"We need a conversation which includes everyone, since the environmental challenge we are undergoing, and its human roots, concern and affect us all." Pope Francis writes in his recent encyclical
Many I'm sure have tried to begin such a conversation. They include our late founder who presented to the international Economics for Ecology Conferences in 2009, concluding:
"What is not guesswork is that the broken – again – capitalist system, be it traditional economics theories in the West or hybrid communism/capitalism in China, is sitting in a world where the existence of human beings is at grave risk, and it's no longer alarmist to say so.
The question at hand is what to do next, and how to do it. We all get to invent whatever new economics system that comes next, because we must."
In his 1996 treatise on People-Centered Economics he'd reasoned for a alternative to capitalism, concluding
"Economics, and indeed human civilization, can only be measured and calibrated in terms of human beings. Everything in economics has to be adjusted for people, first, and abandoning the illusory numerical analyses that inevitably put numbers ahead of people, capitalism ahead of democracy, and degradation ahead of compassion.
Each of us who have a choice can choose what we want to do to help or not. It is free-will, our choice, as human beings."
It was Pope Francis' predecessor Pope Benedict who wrote in his encyclical Caritas in Veritate
"Striving to meet the deepest moral needs of the person also has important and beneficial repercussions at the level of economics. The economy needs ethics in order to function correctly — not any ethics whatsoever, but an ethics which is people-centred."
"This is not merely a matter of a “third sector”, but of a broad new composite reality embracing the private and public spheres, one which does not exclude profit, but instead considers it a means for achieving human and social ends. Whether such companies distribute dividends or not, whether their juridical structure corresponds to one or other of the established forms, becomes secondary in relation to their willingness to view profit as a means of achieving the goal of a more humane market and society. "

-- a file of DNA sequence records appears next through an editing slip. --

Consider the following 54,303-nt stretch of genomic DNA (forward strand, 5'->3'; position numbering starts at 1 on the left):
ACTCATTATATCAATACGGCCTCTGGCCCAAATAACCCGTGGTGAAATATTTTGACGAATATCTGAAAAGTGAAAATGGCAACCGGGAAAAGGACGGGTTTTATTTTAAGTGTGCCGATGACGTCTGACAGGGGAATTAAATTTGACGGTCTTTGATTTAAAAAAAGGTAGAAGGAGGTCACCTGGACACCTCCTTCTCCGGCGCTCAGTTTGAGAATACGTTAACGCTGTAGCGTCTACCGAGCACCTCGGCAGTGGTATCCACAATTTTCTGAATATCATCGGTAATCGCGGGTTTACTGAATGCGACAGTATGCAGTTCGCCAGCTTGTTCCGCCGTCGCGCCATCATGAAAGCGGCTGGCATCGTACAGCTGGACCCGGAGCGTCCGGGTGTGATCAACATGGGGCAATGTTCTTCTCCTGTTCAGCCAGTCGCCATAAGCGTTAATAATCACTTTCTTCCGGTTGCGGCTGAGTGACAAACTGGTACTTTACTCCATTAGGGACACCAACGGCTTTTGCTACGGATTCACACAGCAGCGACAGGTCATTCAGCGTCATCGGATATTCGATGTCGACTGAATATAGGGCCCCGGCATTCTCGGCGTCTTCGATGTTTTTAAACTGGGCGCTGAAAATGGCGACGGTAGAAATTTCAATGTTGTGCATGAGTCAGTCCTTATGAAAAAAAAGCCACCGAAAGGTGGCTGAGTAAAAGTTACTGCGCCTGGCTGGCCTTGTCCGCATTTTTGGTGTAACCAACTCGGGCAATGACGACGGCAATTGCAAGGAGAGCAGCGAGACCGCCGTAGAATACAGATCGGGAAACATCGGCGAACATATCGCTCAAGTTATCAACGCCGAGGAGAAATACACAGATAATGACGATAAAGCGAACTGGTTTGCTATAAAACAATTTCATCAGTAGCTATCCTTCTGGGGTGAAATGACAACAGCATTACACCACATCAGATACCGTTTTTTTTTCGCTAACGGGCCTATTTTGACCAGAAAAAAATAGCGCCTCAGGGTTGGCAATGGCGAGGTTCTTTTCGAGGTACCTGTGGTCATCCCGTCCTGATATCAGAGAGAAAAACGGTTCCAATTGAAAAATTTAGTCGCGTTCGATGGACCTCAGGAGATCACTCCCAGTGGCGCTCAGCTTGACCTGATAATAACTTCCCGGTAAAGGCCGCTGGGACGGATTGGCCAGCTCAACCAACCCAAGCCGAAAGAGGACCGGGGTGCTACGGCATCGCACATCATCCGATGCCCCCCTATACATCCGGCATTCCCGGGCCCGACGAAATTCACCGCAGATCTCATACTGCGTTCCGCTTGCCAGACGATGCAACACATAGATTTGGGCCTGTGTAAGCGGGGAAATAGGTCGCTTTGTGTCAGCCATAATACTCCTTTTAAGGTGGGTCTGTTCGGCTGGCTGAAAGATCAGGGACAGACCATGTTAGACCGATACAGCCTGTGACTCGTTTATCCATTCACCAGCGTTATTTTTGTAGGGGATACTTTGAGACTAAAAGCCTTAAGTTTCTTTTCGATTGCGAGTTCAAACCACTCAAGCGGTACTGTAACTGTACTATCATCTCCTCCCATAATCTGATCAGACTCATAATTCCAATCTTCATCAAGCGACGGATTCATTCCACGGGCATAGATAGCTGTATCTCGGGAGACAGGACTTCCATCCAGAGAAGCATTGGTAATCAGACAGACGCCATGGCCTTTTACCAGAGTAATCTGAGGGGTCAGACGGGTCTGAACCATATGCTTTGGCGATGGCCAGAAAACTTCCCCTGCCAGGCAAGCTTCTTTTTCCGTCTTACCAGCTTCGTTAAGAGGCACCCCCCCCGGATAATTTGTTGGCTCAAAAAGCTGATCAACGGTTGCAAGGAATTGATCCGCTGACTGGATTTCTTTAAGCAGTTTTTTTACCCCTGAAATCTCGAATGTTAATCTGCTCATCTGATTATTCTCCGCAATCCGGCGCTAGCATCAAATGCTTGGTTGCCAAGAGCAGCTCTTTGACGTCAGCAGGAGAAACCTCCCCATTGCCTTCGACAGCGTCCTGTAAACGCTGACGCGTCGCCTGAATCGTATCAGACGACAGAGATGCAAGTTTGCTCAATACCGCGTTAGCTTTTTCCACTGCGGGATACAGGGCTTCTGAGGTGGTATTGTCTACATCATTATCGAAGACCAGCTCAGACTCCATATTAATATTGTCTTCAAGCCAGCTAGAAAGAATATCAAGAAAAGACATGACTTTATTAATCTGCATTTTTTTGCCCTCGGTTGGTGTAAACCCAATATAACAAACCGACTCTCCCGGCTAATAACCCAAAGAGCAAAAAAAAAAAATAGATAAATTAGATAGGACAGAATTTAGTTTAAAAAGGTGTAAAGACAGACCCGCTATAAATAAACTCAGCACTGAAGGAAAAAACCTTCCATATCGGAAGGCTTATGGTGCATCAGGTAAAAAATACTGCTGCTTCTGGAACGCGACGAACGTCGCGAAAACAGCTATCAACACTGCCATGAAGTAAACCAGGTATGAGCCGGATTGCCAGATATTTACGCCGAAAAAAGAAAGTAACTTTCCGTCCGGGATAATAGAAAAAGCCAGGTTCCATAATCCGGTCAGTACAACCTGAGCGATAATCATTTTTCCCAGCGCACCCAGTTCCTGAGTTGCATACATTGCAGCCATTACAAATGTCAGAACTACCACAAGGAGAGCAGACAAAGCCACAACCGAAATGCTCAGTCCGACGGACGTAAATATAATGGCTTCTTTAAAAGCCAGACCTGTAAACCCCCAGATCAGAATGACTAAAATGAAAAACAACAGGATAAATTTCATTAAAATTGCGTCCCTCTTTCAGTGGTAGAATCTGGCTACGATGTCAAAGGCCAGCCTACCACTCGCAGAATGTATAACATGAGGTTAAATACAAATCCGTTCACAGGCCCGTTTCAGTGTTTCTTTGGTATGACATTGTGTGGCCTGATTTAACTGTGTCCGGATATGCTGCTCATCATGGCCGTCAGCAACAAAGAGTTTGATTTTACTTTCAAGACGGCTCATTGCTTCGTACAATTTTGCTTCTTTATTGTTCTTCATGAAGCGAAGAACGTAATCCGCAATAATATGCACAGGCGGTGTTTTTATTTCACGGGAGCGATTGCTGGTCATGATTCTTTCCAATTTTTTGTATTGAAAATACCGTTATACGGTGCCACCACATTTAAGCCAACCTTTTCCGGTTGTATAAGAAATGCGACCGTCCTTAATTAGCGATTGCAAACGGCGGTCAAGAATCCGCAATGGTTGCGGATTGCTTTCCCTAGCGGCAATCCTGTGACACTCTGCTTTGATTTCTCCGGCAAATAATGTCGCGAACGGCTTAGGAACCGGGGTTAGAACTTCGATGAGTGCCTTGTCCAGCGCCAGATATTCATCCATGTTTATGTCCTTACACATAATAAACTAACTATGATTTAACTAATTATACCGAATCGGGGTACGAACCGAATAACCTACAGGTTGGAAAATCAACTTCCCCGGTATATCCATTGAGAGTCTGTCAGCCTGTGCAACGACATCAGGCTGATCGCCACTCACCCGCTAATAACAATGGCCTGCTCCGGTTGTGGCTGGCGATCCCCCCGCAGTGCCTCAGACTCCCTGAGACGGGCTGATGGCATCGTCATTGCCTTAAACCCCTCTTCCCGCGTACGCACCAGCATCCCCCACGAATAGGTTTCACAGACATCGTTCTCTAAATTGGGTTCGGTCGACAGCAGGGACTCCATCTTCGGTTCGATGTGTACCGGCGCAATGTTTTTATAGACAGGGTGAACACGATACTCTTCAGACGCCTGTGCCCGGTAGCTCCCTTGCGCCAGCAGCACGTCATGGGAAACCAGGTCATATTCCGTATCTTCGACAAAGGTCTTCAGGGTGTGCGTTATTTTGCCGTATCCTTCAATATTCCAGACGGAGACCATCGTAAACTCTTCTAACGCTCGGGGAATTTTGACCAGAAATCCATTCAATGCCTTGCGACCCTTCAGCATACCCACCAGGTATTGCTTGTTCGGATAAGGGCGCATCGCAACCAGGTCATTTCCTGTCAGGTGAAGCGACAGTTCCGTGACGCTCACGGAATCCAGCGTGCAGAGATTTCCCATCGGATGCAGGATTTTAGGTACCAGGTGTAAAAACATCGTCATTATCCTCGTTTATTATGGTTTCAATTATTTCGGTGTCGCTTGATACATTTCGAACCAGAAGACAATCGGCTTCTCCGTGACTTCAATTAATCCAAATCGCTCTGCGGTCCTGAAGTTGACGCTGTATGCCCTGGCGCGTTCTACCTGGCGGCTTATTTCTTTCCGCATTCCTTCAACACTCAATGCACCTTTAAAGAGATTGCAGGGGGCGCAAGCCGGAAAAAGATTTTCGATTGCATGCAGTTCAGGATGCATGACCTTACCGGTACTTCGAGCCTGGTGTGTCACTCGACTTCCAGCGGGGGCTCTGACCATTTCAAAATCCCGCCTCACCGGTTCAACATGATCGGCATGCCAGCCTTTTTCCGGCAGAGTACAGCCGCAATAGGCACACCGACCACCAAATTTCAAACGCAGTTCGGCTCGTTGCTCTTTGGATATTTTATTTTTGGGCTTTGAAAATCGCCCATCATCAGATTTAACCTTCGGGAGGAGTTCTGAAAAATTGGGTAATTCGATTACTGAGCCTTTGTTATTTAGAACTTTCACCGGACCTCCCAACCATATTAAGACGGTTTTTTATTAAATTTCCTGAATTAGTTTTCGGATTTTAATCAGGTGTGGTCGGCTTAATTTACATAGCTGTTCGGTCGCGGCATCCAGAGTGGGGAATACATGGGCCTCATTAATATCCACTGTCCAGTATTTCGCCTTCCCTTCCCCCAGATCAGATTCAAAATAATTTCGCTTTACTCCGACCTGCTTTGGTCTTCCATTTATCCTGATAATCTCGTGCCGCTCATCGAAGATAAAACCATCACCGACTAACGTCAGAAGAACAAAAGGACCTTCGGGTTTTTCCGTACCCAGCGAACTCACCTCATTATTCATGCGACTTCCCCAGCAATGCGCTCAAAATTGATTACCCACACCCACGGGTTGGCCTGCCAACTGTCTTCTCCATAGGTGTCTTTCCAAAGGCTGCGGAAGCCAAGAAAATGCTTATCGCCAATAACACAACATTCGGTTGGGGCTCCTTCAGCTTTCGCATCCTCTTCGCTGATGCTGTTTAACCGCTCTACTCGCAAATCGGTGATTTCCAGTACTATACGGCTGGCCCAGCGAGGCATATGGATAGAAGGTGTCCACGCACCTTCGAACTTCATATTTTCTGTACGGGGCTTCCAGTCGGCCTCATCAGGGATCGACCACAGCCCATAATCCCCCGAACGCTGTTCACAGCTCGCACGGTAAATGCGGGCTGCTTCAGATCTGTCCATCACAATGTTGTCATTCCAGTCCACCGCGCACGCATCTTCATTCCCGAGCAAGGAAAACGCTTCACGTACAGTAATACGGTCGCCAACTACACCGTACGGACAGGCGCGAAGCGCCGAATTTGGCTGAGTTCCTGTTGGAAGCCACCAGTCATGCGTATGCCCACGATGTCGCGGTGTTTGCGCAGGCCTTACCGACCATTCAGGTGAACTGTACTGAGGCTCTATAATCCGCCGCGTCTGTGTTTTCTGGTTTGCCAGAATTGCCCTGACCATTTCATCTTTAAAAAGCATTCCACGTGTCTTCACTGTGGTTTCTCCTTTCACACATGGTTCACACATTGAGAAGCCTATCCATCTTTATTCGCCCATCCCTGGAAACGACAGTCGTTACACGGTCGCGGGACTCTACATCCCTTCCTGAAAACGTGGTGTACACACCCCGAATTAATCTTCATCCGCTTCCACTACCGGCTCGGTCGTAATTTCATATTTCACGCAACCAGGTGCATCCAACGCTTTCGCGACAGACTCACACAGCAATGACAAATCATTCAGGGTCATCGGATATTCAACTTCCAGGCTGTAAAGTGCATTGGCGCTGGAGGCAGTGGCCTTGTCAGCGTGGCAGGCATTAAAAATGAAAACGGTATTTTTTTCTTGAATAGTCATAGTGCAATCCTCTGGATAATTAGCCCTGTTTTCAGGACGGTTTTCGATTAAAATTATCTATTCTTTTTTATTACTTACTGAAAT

"The strengthening of different types of businesses, especially those capable of viewing profit as a means for achieving the goal of a more humane market and society, must also be pursued in those countries that are excluded or marginalized from the influential circles of the global economy. In these countries it is very important to move ahead with projects based on subsidiarity, suitably planned and managed, aimed at affirming rights yet also providing for the assumption of corresponding responsibilities. In development programmes, the principle of the centrality of the human person, as the subject primarily responsible for development, must be preserved. The principal concern must be to improve the actual living conditions of the people in a given region, thus enabling them to carry out those duties which their poverty does not presently allow them to fulfil. "
At the same time Miguel D’Escoto Brockmann, the President of the United Nations General Assembly offered this in a speech:
“The anti-values of greed, individualism and exclusion should be replaced by solidarity, common good and inclusion. The objective of our economic and social activity should not be the limitless, endless, mindless accumulation of wealth in a profit-centred economy but rather a people-centred economy that guarantees human needs, human rights, and human security, as well as conserves life on earth. These should be universal values that underpin our ethical and moral responsibility.”
This was astonishing, when one considers what had been written in the 'Marshall Plan for Ukraine two years before:
'This is a long-term permanently sustainable program, the basis for "people-centered" economic development. Core focus is always on people and their needs, with neediest people having first priority – as contrasted with the eternal chase for financial profit and numbers where people, social benefit, and human well-being are often and routinely overlooked or ignored altogether. This is in keeping with the fundamental objectives of Marshall Plan: policy aimed at hunger, poverty, desperation and chaos. This is a bottom-up approach, starting with Ukraine's poorest and most desperate citizens, rather than a "top-down" approach that might not ever benefit them. They cannot wait, particularly children. Impedance by anyone or any group of people constitutes precisely what the original Marshall Plan was dedicated to opposing. Those who suffer most, and those in greatest need, must be helped first -- not secondarily, along the way or by the way. '